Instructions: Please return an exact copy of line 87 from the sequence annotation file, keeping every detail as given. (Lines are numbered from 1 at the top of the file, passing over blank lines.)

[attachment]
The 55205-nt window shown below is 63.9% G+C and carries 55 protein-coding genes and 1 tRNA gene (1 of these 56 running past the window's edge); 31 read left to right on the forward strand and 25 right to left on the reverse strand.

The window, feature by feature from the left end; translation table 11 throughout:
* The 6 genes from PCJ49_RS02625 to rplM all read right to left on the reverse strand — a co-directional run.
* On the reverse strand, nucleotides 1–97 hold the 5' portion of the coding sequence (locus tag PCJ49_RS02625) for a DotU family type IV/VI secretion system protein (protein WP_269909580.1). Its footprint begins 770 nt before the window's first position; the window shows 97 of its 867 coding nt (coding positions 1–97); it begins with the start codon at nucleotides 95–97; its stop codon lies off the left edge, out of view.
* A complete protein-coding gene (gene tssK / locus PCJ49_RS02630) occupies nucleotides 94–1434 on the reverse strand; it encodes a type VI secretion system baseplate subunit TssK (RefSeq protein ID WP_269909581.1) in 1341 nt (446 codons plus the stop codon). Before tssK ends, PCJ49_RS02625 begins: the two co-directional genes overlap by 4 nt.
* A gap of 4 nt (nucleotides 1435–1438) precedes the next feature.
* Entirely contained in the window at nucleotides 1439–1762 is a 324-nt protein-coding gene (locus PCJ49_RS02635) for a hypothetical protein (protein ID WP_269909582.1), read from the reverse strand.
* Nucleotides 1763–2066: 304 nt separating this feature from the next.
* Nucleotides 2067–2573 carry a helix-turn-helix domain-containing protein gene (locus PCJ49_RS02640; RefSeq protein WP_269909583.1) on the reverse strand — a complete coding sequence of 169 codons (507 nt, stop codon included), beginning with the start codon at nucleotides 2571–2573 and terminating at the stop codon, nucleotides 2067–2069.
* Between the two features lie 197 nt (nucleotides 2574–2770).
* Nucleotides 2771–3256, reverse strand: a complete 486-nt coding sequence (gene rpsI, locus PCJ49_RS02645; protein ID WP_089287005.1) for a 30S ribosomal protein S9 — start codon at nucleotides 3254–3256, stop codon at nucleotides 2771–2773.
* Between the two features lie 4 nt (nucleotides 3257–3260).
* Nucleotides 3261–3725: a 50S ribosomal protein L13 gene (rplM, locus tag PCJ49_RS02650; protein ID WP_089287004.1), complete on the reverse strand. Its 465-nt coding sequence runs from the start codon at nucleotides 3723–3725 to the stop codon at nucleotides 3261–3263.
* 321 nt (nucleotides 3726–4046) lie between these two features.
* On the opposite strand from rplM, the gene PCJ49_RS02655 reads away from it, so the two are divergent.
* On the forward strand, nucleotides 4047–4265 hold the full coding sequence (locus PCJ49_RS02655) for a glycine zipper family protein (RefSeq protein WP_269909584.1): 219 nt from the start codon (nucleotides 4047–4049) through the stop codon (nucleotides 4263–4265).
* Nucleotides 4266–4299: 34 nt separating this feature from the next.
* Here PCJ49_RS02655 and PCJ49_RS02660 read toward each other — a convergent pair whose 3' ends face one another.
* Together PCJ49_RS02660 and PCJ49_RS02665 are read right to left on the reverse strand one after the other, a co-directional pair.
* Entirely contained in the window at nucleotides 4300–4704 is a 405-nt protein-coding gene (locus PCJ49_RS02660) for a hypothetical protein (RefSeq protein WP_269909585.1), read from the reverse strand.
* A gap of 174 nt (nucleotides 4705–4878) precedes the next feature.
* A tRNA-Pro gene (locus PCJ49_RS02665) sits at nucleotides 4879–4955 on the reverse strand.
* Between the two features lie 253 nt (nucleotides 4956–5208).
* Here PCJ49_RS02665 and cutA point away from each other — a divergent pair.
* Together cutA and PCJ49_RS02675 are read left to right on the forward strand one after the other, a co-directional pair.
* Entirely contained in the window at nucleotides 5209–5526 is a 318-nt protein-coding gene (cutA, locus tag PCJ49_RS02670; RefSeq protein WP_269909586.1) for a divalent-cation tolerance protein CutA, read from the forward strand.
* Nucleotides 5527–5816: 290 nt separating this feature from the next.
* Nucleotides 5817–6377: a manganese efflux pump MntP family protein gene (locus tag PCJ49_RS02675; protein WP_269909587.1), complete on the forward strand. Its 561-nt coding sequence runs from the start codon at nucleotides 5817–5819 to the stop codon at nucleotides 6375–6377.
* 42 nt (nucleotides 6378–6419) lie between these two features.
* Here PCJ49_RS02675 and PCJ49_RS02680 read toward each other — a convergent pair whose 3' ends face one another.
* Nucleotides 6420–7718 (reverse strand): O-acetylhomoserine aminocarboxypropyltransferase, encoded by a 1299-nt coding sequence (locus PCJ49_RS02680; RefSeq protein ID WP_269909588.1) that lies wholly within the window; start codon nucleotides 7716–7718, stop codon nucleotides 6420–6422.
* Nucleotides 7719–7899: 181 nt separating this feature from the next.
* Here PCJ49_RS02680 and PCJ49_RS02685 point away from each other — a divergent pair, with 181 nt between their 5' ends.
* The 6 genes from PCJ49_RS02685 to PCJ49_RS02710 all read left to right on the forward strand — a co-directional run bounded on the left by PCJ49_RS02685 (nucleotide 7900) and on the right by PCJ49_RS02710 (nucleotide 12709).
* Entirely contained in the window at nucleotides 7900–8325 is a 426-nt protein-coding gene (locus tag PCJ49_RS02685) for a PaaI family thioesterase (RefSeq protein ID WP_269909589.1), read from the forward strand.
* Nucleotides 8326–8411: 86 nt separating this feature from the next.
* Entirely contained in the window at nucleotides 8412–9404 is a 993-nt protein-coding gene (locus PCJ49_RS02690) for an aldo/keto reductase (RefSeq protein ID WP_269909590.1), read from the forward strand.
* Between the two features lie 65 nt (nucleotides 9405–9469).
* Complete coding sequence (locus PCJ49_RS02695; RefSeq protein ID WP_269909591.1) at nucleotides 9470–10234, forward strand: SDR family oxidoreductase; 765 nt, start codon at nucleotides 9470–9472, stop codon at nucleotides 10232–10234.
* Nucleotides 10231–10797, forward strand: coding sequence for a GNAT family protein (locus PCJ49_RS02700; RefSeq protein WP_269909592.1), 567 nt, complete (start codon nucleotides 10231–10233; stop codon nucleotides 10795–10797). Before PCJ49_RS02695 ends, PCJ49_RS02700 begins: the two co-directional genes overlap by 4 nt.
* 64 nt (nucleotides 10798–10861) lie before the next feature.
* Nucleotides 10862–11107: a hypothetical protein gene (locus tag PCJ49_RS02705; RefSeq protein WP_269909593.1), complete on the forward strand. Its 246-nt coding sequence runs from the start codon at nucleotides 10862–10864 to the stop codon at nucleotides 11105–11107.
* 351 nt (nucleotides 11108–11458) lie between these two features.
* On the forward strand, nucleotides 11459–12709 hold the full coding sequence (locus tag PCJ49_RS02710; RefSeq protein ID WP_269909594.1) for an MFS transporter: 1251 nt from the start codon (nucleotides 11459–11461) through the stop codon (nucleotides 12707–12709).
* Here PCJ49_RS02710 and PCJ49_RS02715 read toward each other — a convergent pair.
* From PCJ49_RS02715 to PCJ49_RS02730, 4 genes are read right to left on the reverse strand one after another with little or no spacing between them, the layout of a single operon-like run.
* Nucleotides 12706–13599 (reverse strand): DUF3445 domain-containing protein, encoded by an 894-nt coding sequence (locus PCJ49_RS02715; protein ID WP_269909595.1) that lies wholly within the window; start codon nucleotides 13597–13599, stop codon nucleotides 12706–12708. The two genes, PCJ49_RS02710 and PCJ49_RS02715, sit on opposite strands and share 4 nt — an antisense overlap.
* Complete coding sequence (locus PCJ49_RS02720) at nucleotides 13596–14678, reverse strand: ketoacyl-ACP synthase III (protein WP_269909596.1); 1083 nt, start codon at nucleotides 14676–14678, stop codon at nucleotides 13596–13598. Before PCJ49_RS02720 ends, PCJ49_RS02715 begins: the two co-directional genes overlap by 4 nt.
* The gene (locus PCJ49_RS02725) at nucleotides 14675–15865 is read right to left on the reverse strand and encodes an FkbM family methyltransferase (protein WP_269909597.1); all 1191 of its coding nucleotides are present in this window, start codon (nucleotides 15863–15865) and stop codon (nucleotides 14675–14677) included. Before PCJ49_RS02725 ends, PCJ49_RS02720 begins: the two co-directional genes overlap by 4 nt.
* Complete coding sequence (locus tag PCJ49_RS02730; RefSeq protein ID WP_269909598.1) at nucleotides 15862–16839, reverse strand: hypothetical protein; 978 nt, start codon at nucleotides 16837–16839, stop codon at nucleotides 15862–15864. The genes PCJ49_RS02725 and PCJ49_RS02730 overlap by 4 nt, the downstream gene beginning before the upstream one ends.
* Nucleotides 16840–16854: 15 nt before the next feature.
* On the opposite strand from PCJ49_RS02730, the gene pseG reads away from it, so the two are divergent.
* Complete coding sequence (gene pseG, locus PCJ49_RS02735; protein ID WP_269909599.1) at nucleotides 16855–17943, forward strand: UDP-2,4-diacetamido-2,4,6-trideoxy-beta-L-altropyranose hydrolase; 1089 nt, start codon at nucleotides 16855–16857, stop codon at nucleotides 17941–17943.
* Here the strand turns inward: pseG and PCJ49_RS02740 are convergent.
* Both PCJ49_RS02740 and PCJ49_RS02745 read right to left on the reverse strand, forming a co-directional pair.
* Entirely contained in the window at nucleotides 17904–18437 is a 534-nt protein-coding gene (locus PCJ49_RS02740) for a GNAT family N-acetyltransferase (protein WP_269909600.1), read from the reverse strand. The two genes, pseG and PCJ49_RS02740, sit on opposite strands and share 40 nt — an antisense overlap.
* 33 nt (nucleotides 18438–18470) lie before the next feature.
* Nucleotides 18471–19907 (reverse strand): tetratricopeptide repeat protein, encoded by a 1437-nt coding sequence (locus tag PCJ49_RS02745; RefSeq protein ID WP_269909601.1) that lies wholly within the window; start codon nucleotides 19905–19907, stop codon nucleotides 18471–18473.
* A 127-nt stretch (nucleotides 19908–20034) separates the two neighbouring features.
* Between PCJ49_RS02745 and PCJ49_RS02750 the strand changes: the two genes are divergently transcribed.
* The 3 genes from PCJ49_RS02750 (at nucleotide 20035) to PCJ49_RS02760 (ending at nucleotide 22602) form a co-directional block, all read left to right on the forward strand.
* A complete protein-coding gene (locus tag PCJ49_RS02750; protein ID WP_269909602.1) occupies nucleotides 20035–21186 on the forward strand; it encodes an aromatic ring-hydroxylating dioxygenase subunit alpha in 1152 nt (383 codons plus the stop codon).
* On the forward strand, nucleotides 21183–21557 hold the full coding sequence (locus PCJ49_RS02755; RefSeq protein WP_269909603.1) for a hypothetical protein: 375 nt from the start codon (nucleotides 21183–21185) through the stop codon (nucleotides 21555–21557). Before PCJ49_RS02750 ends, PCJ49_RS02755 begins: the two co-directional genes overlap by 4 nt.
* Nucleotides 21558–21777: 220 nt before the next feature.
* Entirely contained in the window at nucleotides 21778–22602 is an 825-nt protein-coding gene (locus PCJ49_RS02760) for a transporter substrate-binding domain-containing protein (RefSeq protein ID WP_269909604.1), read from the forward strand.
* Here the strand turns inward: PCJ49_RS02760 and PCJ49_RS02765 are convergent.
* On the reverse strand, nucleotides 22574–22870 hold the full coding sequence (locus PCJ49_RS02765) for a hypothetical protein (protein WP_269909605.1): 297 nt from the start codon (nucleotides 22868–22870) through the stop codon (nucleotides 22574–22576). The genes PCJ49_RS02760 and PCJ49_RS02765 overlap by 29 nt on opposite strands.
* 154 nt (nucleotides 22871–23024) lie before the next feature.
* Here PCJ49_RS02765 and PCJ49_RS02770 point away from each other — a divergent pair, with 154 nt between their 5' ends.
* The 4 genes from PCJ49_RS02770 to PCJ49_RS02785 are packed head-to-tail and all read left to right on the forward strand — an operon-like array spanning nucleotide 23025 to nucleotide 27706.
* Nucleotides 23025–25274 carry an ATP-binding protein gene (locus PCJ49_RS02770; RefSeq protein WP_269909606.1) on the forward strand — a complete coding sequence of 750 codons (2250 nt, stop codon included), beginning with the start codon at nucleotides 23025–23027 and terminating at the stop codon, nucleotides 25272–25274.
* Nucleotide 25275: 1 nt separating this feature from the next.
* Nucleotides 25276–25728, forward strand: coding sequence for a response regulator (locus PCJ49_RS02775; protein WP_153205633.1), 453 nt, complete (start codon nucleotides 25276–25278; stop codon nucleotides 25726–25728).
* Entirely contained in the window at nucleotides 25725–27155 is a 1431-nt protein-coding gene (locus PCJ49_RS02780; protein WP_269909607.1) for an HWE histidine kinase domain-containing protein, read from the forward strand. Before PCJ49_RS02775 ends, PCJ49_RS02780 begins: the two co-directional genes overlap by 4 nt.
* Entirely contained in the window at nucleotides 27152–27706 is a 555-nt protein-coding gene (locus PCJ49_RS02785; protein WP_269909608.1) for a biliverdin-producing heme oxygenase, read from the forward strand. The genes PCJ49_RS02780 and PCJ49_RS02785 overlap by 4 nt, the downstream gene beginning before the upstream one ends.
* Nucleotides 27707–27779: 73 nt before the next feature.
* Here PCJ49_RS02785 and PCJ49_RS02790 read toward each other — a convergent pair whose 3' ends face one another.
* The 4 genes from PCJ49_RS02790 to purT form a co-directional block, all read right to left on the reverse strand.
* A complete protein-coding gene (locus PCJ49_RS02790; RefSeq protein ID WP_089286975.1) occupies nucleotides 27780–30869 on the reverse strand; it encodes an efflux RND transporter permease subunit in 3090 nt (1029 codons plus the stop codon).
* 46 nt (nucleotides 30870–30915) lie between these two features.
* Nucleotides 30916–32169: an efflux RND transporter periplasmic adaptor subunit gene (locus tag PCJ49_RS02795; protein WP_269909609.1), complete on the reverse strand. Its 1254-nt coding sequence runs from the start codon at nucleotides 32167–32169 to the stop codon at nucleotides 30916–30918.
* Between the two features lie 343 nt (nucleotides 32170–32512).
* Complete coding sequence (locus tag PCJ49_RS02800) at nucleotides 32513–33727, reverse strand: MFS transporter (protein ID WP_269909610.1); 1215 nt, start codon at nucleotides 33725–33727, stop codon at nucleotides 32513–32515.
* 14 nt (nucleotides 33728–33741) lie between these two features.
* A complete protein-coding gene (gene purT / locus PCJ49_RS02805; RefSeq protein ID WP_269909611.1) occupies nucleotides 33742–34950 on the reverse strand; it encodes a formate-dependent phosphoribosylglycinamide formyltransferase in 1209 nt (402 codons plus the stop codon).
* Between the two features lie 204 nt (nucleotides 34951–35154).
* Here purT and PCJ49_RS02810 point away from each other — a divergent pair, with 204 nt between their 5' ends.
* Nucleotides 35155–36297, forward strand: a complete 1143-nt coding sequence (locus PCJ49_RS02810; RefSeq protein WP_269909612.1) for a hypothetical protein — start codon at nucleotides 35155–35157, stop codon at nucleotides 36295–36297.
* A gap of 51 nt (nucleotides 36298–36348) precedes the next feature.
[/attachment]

* Here purT and PCJ49_RS02810 point away from each other — a divergent pair, with 204 nt between their 5' ends.